Has American cultural dominance met its Waterloo?
- By Joshua E. KeatingJoshua E. Keating was an associate editor at Foreign Policy.
For decades, the world has considered business giants like IKEA and Saab the bright lights of Swedish industry. Yet the real symbol of Sweden’s economic power is not the Poäng chair or the Gripen fighter jet, but the catchy choruses of the 1970s pop supergroup ABBA.
To study the globalization of culture in recent decades, Joel Waldfogel and Fernando Ferreira of the University of Pennsylvania’s Wharton School examined a dataset that has been mostly overlooked by economists: pop charts.
Waldfogel and Ferreira analyzed every song on the hit lists of 22 countries between 1960 and 2007. They then compared each country’s share of the pop-music market with the size of its economy.
Not surprisingly, American hits dominated, accounting for 51 percent of music sold over the period. Adjusted for GDP, however, Sweden takes the top spot — followed closely by Britain. Despite fears of pernicious cultural Americanization, more people around the world are listening locally: Foreign artists now account for just 30 percent of each country’s pop hits, down from about 50 percent in the 1980s.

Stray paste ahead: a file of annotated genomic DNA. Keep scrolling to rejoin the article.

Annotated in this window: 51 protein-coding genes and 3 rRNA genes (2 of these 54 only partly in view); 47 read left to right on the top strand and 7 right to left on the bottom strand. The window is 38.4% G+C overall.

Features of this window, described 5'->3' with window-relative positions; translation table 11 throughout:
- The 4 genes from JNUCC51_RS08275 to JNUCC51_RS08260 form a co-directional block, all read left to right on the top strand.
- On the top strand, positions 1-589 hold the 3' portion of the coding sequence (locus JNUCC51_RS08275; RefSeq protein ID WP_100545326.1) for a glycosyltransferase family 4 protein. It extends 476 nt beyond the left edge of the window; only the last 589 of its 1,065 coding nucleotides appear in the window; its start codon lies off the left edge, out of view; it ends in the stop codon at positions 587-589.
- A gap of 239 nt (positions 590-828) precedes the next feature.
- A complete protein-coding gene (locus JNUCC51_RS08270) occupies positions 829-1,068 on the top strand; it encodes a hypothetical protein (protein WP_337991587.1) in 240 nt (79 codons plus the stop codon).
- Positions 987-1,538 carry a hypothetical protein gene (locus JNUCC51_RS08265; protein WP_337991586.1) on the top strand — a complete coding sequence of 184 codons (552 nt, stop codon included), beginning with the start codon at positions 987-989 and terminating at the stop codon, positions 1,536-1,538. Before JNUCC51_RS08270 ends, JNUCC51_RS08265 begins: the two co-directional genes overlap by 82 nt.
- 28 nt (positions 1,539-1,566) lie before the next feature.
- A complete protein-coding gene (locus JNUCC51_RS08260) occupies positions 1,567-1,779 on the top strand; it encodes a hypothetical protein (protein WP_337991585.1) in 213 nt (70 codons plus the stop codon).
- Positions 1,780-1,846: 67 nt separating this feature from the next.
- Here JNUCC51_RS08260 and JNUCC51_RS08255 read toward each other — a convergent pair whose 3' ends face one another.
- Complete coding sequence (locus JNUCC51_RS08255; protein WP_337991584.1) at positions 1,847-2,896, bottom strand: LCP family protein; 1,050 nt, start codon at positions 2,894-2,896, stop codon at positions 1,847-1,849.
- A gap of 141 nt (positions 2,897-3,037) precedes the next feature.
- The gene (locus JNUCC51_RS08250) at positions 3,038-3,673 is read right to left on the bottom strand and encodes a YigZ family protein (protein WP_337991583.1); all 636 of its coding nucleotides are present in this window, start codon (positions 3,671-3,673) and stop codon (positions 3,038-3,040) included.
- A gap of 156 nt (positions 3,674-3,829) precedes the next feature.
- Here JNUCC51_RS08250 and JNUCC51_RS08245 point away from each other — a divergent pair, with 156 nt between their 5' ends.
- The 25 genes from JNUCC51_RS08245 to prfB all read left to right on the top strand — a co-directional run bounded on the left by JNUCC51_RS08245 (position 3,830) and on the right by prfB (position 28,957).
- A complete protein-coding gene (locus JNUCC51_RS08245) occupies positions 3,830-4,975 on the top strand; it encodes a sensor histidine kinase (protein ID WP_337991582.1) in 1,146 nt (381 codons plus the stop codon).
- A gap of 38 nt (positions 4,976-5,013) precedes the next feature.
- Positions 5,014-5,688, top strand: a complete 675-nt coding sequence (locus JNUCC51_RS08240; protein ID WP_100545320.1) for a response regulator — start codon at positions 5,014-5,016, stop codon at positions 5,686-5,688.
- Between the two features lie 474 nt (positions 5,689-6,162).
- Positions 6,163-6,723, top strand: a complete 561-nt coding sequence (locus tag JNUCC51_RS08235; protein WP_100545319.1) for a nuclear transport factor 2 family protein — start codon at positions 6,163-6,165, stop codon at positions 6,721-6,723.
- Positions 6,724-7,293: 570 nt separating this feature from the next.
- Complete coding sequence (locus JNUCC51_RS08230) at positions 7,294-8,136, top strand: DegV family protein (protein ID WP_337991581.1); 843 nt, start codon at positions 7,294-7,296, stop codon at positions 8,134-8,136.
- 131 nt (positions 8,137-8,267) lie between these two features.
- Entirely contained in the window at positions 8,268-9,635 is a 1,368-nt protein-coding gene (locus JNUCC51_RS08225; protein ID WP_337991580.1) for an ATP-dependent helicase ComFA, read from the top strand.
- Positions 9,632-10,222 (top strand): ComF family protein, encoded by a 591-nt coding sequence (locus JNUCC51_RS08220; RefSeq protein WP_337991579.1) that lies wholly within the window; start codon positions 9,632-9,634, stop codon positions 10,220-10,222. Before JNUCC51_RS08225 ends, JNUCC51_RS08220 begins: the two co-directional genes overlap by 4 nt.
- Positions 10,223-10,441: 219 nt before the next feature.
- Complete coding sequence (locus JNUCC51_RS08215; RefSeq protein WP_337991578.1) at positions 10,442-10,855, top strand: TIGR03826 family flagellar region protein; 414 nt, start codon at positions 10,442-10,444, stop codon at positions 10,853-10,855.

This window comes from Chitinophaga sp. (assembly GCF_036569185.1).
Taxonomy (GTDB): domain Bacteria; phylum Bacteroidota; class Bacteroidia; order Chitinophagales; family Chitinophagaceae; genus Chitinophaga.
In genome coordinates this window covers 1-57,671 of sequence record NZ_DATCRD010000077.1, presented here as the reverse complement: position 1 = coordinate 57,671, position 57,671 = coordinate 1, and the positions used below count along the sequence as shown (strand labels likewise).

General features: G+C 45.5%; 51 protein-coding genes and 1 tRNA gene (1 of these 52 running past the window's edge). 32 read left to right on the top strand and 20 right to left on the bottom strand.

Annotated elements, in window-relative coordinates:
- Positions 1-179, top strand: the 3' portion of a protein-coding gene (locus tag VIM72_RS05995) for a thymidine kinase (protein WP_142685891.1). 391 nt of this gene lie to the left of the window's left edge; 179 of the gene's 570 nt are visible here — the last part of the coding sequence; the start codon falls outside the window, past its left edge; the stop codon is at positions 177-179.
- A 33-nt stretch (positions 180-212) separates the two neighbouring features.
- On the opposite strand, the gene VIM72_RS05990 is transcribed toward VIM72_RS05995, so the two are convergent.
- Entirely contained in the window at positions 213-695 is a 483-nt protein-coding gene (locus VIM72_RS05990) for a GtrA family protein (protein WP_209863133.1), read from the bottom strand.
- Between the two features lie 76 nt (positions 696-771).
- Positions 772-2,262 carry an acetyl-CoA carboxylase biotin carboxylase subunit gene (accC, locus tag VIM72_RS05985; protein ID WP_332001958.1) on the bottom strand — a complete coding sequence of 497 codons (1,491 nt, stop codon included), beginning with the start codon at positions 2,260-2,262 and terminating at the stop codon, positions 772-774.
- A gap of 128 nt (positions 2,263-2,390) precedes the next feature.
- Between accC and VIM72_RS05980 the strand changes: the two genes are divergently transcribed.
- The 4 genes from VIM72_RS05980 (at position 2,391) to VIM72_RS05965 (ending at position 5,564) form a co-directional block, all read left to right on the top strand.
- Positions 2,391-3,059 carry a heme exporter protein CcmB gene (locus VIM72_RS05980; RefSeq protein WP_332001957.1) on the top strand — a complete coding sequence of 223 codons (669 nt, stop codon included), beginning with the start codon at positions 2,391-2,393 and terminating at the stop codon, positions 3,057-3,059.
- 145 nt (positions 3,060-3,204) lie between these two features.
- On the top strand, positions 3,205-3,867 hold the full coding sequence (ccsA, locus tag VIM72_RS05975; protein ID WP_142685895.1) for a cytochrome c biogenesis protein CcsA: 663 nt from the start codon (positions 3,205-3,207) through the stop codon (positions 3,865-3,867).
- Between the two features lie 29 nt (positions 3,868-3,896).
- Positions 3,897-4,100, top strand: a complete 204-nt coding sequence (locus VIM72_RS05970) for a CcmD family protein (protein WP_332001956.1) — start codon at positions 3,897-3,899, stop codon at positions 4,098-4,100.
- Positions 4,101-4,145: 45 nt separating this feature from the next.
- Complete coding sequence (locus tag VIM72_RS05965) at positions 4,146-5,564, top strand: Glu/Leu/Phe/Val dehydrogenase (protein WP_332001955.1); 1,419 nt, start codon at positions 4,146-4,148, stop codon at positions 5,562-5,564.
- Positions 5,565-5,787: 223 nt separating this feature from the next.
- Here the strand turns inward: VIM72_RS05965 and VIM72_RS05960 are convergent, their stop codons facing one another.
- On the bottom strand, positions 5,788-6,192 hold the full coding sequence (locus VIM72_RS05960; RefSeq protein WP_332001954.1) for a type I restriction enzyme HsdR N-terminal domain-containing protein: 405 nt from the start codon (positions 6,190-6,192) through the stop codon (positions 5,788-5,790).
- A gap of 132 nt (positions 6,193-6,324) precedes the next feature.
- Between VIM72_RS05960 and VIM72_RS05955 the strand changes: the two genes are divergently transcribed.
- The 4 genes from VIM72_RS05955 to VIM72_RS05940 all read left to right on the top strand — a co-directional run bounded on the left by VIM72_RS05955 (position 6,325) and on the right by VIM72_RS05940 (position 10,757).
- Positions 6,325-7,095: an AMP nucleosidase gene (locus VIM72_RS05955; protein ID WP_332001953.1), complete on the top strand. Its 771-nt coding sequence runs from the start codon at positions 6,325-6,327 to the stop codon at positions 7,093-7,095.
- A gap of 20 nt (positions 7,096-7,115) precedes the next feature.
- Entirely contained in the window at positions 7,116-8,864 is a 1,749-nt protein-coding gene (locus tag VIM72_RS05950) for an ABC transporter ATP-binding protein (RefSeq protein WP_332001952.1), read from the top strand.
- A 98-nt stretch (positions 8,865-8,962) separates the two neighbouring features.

Then again, the world’s most popular artists, no matter where they’re from, often perform rock, R&B, and hip-hop tunes that are unmistakably American in origin. Not many guitarists are trading in their Stratocasters for Swedish nyckelharpas. And there’s still a clear advantage to singing in English. But Waldfogel and Ferreira’s research shows that rather than an Americanized monoculture, smaller countries are becoming significant players in the world’s musical marketplace.
Robyn by Gabriel Bouys/AFP/Getty Images; Oasis by Vittorio Zunino Celotto/Getty Images; Lady Gaga by Dave Hogan/Getty Images; Toshinobu Kubota by Junko Kumura/Getty Images; Justin Bieber by Stephen Lovekin/Getty Images; Jenni Vartiainen by Kimmo Pajunen.